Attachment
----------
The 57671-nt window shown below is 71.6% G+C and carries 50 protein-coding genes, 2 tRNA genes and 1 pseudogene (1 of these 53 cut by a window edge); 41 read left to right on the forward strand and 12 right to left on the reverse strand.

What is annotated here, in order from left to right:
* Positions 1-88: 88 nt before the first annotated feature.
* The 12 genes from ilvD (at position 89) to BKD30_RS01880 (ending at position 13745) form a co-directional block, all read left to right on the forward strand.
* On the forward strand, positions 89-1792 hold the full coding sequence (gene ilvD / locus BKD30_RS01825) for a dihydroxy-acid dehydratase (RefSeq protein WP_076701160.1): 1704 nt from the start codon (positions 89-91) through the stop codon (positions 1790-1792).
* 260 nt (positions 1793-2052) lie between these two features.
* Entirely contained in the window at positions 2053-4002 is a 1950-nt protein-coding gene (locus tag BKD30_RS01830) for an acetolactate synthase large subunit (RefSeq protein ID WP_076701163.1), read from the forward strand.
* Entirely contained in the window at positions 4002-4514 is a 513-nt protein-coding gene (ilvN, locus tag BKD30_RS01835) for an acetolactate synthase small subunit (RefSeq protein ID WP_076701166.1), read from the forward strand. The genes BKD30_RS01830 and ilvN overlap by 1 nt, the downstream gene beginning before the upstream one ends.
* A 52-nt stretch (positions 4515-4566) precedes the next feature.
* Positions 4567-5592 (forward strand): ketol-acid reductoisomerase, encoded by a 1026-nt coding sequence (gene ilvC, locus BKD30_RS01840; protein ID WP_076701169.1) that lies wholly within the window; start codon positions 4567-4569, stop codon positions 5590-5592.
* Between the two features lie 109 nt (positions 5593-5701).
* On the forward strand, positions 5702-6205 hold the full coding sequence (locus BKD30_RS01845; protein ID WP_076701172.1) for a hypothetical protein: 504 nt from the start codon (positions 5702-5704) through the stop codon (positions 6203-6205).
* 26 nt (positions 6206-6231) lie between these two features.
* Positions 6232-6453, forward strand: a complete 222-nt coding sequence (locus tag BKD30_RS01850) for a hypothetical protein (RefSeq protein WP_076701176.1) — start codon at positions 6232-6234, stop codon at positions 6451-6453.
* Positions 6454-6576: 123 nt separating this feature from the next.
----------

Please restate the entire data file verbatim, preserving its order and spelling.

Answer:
The 57671-nt window shown below is 71.6% G+C and carries 50 protein-coding genes, 2 tRNA genes and 1 pseudogene (1 of these 53 cut by a window edge); 41 read left to right on the forward strand and 12 right to left on the reverse strand.

What is annotated here, in order from left to right:
* Positions 1-88: 88 nt before the first annotated feature.
* The 12 genes from ilvD (at position 89) to BKD30_RS01880 (ending at position 13745) form a co-directional block, all read left to right on the forward strand.
* On the forward strand, positions 89-1792 hold the full coding sequence (gene ilvD / locus BKD30_RS01825) for a dihydroxy-acid dehydratase (RefSeq protein WP_076701160.1): 1704 nt from the start codon (positions 89-91) through the stop codon (positions 1790-1792).
* 260 nt (positions 1793-2052) lie between these two features.
* Entirely contained in the window at positions 2053-4002 is a 1950-nt protein-coding gene (locus tag BKD30_RS01830) for an acetolactate synthase large subunit (RefSeq protein ID WP_076701163.1), read from the forward strand.
* Entirely contained in the window at positions 4002-4514 is a 513-nt protein-coding gene (ilvN, locus tag BKD30_RS01835) for an acetolactate synthase small subunit (RefSeq protein ID WP_076701166.1), read from the forward strand. The genes BKD30_RS01830 and ilvN overlap by 1 nt, the downstream gene beginning before the upstream one ends.
* A 52-nt stretch (positions 4515-4566) precedes the next feature.
* Positions 4567-5592 (forward strand): ketol-acid reductoisomerase, encoded by a 1026-nt coding sequence (gene ilvC, locus BKD30_RS01840; protein ID WP_076701169.1) that lies wholly within the window; start codon positions 4567-4569, stop codon positions 5590-5592.
* Between the two features lie 109 nt (positions 5593-5701).
* On the forward strand, positions 5702-6205 hold the full coding sequence (locus BKD30_RS01845; protein ID WP_076701172.1) for a hypothetical protein: 504 nt from the start codon (positions 5702-5704) through the stop codon (positions 6203-6205).
* 26 nt (positions 6206-6231) lie between these two features.
* Positions 6232-6453, forward strand: a complete 222-nt coding sequence (locus tag BKD30_RS01850) for a hypothetical protein (RefSeq protein WP_076701176.1) — start codon at positions 6232-6234, stop codon at positions 6451-6453.
* Positions 6454-6576: 123 nt separating this feature from the next.